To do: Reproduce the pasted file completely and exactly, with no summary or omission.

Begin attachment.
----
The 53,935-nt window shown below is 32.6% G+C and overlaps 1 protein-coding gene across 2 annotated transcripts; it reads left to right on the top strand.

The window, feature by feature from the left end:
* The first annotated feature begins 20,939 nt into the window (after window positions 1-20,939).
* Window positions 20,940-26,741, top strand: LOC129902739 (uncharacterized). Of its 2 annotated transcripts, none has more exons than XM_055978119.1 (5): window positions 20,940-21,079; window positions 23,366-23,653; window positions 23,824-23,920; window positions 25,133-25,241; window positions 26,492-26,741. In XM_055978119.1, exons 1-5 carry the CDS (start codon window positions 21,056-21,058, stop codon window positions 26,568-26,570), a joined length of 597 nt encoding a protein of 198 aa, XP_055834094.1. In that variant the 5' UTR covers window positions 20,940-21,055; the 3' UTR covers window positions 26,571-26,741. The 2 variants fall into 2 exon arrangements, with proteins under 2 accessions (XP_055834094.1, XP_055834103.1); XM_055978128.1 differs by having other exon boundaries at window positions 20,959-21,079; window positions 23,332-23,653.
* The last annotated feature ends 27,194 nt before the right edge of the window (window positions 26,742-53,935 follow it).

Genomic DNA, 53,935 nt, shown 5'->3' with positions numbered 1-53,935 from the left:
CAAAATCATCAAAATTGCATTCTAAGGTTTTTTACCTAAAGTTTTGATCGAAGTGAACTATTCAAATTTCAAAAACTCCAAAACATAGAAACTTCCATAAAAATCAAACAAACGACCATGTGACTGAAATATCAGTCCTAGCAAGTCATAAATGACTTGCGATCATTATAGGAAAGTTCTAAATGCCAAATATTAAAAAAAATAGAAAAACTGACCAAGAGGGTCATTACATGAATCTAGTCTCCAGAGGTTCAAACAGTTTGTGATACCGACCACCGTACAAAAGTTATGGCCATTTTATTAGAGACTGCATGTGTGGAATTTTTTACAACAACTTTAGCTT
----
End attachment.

The 53,935-nt window shown below is 32.6% G+C and overlaps 1 protein-coding gene across 2 annotated transcripts; it reads left to right on the top strand.

The window, feature by feature from the left end:
* The first annotated feature begins 20,939 nt into the window (after window positions 1-20,939).
* Window positions 20,940-26,741, top strand: LOC129902739 (uncharacterized). Of its 2 annotated transcripts, none has more exons than XM_055978119.1 (5): window positions 20,940-21,079; window positions 23,366-23,653; window positions 23,824-23,920; window positions 25,133-25,241; window positions 26,492-26,741. In XM_055978119.1, exons 1-5 carry the CDS (start codon window positions 21,056-21,058, stop codon window positions 26,568-26,570), a joined length of 597 nt encoding a protein of 198 aa, XP_055834094.1. In that variant the 5' UTR covers window positions 20,940-21,055; the 3' UTR covers window positions 26,571-26,741. The 2 variants fall into 2 exon arrangements, with proteins under 2 accessions (XP_055834094.1, XP_055834103.1); XM_055978128.1 differs by having other exon boundaries at window positions 20,959-21,079; window positions 23,332-23,653.
* The last annotated feature ends 27,194 nt before the right edge of the window (window positions 26,742-53,935 follow it).

Genomic DNA, 53,935 nt, shown 5'->3' with positions numbered 1-53,935 from the left:
CAAAATCATCAAAATTGCATTCTAAGGTTTTTTACCTAAAGTTTTGATCGAAGTGAACTATTCAAATTTCAAAAACTCCAAAACATAGAAACTTCCATAAAAATCAAACAAACGACCATGTGACTGAAATATCAGTCCTAGCAAGTCATAAATGACTTGCGATCATTATAGGAAAGTTCTAAATGCCAAATATTAAAAAAAATAGAAAAACTGACCAAGAGGGTCATTACATGAATCTAGTCTCCAGAGGTTCAAACAGTTTGTGATACCGACCACCGTACAAAAGTTATGGCCATTTTATTAGAGACTGCATGTGTGGAATTTTTTACAACAACTTTAGCTT